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Games-video crossovers are coming of age

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by Sam Griffin

Video and games crossover content is becoming mainstream. The Emmy winning Arcane, a live action remake of The Last of Us, indicated that games-inspired video is trailblazing at the core of entertainment fandom.

On the 5th of September, Adult Swim released a short video advert, starring characters Rick and Morty from the popular cartoon. The short depicted the characters entering the world of the God of War franchise using the notable portal gun from the show. The quirky chaos that is notoriously demonstrated throughout the Rick and Morty series collided with the seriousness of the God of War key story points. It highlighted the power of cross-fandom, particularly for video and games, where engagement is high, and fandoms are strong. MIDiA’s data shows that action / adventure game fans over-index for engagement for adult cartoons, such as Rick and Morty, so the cross-over was a smart choice. 

The clip was engaging, funny, and the storyline was digestible enough to nullify the need for prior knowledge of either franchise. With the IP of Rick and Morty being undeniably more potent, the intrigue and social buzz created around the short animation led to its trending on Twitter, in addition to over 1.9 million views on YouTube thus far. By charming a highly engaged fanbase, PlayStation were able to grab the attention of consumers within their target audience and capitalise off their interests to promote their own content. It will be interesting to see if the short, Adult Swim, or other popular animations make it into God of War: Ragnarök, which is set to release at the start of November.

Complementary cross-fandom partnerships are key

It is key to note that crossovers go both ways – games into video and video into games – with objectives differing for respective partners. For example, when games are made into animated shows or live action remakes, such as the soon-to-be-released The Last of Us series (HBO) and Horizon Zero Dawn (Netflix), video companies are aiming to benefit and draw players into their broader catalogue offerings and entice additional subscriptions – even if they are short-term savvy-switchers. For games companies, it is an excellent way to showcase their content IP in a cinematic, dramatic, and unique way, providing an entirely new, yet familiar, experience for games viewers. In addition, as was seen with Arcane, the value proposition for these companies is the opportunity to increase uptake of new players and potentially increase sales while a game is in a post-growth plateau and nearing the end of its growth life-cycle – one that is seemingly shortening as we drive full speed into an attention drought.

On the other hand, where video influences games, the impacts are more diverse. Take the most recent Fortnite x Dragon Ball crossover event that saw the recognisable figures of Goku, Vegeta, and Beerus. It drew on two massively engaged segments: Fortnite players and the anime-watching community. This, in turn, saw an increase in the monthly active users in August 2022 to 257 million, 2.3 million greater than the previous month’s average. Epic Games have notably been the forerunners when tapping into niches across the whole of entertainment, having features with Marvel, Balenciaga, Fortnite content creators, Travis Scott, and more in the past. The immediate ability of any organisation in entertainment to engage with niche groups that are at the top of the charts, upcoming and established, or have strong fandom presences will be the true tell of who will survive the rough seas of the oncoming attention and economic recession.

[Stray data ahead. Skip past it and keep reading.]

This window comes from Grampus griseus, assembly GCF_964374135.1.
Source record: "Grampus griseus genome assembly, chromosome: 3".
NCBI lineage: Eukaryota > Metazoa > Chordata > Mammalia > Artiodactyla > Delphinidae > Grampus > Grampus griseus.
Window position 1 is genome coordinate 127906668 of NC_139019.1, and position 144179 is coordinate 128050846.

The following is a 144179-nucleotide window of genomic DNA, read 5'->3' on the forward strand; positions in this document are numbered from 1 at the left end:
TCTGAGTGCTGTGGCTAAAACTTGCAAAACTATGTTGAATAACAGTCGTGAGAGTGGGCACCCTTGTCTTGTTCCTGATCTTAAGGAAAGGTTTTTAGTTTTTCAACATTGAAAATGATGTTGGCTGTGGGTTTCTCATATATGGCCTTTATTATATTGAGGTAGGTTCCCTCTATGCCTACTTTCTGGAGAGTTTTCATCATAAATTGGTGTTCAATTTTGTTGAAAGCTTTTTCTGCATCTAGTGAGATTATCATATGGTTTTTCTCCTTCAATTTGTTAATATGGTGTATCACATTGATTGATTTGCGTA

Games is burning a video and music-sized hole in entertainment

The future of the mutualistic relationship between games and video will see new areas of niche fandom and cross-entertainment progression. We have already seen the central importance of games in the entertainment landscape with the BBC Proms, and now we are seeing games experiences built with other areas of entertainment embedded into the core of their value propositions. The most recent and notable of these is the release of Lil Durk’s GTA V role-playing server, which will feature up-and-coming artists on the in-game radio stations. The opportunity for artists to have their music broadcast to a genre of gamers who over-index for almost every music genre is obvious. With background consumption on the rise, finding new music that is notoriously curated to amplify a user’s experience by being in the background is a brilliant way to provide opportunities to artists. However, there is the risk that music discovery does not benefit much in the long term.

Ultimately, the sooner companies realise the potential of the games platforms, fandoms, and engagement, the wider a consumer’s entertainment-landscape vision will become. As a result, we will see increasing short and long-term engagement with games after successful release of video content, essentially recycling consumers across the entirety of entertainment.

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